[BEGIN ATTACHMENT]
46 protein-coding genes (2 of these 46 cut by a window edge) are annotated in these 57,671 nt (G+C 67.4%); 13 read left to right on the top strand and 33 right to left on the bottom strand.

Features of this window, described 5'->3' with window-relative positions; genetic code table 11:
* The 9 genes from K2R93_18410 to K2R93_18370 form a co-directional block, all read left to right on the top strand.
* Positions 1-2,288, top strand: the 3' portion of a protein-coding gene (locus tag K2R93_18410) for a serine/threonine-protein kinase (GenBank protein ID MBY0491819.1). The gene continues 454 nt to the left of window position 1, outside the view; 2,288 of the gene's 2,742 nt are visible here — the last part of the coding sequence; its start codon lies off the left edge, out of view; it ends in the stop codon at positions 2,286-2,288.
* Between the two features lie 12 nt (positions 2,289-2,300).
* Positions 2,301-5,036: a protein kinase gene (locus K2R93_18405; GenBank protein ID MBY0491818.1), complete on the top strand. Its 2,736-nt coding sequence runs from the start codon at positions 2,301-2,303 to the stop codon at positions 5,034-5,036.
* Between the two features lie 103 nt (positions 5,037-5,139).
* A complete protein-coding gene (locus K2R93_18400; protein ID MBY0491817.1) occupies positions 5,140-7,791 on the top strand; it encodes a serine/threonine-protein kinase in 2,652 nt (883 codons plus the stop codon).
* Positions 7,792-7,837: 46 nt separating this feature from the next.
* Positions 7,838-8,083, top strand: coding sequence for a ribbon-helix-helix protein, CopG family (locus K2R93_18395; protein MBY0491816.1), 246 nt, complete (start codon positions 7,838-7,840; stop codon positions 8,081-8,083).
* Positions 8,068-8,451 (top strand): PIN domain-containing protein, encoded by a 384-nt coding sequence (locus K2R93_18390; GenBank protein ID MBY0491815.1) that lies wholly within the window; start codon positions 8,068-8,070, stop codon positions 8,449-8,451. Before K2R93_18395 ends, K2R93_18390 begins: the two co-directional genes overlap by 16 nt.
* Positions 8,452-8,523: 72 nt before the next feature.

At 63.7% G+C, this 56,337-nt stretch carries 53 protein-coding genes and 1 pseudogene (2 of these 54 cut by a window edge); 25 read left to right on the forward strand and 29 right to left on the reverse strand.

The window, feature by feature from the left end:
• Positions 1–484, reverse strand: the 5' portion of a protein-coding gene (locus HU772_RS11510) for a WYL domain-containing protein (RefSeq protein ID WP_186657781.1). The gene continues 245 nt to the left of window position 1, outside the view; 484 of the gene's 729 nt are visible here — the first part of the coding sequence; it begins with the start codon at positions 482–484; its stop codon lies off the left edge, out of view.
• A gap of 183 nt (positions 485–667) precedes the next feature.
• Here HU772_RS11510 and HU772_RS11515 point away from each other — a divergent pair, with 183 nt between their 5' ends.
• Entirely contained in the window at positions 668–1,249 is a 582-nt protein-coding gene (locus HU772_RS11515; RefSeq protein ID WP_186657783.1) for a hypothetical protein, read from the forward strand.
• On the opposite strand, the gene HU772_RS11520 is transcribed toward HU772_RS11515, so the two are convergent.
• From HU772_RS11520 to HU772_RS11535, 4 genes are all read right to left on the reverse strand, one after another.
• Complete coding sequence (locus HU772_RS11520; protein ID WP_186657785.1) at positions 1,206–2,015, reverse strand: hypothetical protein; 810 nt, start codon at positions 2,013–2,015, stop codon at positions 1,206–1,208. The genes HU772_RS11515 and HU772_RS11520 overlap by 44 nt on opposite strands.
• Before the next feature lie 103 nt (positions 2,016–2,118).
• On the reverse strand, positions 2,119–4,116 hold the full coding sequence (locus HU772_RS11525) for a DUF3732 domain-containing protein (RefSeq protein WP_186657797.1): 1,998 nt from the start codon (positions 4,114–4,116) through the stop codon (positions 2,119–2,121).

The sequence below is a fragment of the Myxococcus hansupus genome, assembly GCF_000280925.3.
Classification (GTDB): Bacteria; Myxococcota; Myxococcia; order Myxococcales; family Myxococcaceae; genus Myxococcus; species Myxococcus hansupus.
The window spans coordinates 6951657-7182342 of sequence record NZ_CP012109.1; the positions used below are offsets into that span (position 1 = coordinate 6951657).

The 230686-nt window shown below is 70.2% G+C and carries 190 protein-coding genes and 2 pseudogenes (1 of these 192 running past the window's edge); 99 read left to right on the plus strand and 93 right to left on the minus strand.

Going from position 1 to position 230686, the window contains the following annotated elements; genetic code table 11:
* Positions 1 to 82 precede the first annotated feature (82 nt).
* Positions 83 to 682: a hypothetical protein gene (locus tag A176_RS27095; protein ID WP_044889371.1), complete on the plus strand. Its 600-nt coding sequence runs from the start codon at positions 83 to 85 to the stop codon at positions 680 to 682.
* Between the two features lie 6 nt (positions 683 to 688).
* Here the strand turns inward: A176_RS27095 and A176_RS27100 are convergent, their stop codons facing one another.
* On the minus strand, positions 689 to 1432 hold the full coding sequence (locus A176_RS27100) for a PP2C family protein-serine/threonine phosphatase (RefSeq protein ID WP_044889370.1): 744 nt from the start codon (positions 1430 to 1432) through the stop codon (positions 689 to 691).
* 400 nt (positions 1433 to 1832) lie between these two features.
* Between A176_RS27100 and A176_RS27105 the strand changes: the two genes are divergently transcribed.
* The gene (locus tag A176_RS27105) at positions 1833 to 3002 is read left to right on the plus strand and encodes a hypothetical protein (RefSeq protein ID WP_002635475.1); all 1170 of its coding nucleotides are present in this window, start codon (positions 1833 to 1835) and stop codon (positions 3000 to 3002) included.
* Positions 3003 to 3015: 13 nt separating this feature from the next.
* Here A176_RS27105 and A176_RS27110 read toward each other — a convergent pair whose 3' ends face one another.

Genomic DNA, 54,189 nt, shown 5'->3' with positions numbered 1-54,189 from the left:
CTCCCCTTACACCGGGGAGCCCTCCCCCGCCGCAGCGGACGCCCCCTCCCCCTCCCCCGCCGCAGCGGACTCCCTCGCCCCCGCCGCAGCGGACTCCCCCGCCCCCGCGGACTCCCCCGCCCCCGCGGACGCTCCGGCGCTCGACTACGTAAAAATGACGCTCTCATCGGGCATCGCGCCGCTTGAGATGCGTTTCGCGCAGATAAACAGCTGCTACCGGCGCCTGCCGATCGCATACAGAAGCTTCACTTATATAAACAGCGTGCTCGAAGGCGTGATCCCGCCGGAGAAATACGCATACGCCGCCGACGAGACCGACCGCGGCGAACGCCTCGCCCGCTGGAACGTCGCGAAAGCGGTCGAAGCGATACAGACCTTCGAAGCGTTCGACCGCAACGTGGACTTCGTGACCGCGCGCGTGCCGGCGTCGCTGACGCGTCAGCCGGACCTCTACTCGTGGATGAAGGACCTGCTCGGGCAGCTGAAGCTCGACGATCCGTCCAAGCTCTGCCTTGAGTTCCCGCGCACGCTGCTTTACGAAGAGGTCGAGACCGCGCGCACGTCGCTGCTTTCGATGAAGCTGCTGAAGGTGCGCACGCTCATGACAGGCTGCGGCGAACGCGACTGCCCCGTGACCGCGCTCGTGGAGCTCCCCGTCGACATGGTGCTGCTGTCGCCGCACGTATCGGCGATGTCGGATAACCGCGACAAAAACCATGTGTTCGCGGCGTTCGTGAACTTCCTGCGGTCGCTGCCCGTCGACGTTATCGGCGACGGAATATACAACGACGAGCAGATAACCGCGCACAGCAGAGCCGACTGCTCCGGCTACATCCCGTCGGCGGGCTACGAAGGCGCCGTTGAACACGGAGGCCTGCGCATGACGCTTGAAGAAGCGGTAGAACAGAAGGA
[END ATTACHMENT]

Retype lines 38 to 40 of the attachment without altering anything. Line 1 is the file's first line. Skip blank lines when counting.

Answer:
* Here A176_RS27105 and A176_RS27110 read toward each other — a convergent pair whose 3' ends face one another.

Genomic DNA, 54,189 nt, shown 5'->3' with positions numbered 1-54,189 from the left:
CTCCCCTTACACCGGGGAGCCCTCCCCCGCCGCAGCGGACGCCCCCTCCCCCTCCCCCGCCGCAGCGGACTCCCTCGCCCCCGCCGCAGCGGACTCCCCCGCCCCCGCGGACTCCCCCGCCCCCGCGGACGCTCCGGCGCTCGACTACGTAAAAATGACGCTCTCATCGGGCATCGCGCCGCTTGAGATGCGTTTCGCGCAGATAAACAGCTGCTACCGGCGCCTGCCGATCGCATACAGAAGCTTCACTTATATAAACAGCGTGCTCGAAGGCGTGATCCCGCCGGAGAAATACGCATACGCCGCCGACGAGACCGACCGCGGCGAACGCCTCGCCCGCTGGAACGTCGCGAAAGCGGTCGAAGCGATACAGACCTTCGAAGCGTTCGACCGCAACGTGGACTTCGTGACCGCGCGCGTGCCGGCGTCGCTGACGCGTCAGCCGGACCTCTACTCGTGGATGAAGGACCTGCTCGGGCAGCTGAAGCTCGACGATCCGTCCAAGCTCTGCCTTGAGTTCCCGCGCACGCTGCTTTACGAAGAGGTCGAGACCGCGCGCACGTCGCTGCTTTCGATGAAGCTGCTGAAGGTGCGCACGCTCATGACAGGCTGCGGCGAACGCGACTGCCCCGTGACCGCGCTCGTGGAGCTCCCCGTCGACATGGTGCTGCTGTCGCCGCACGTATCGGCGATGTCGGATAACCGCGACAAAAACCATGTGTTCGCGGCGTTCGTGAACTTCCTGCGGTCGCTGCCCGTCGACGTTATCGGCGACGGAATATACAACGACGAGCAGATAACCGCGCACAGCAGAGCCGACTGCTCCGGCTACATCCCGTCGGCGGGCTACGAAGGCGCCGTTGAACACGGAGGCCTGCGCATGACGCTTGAAGAAGCGGTAGAACAGAAGGA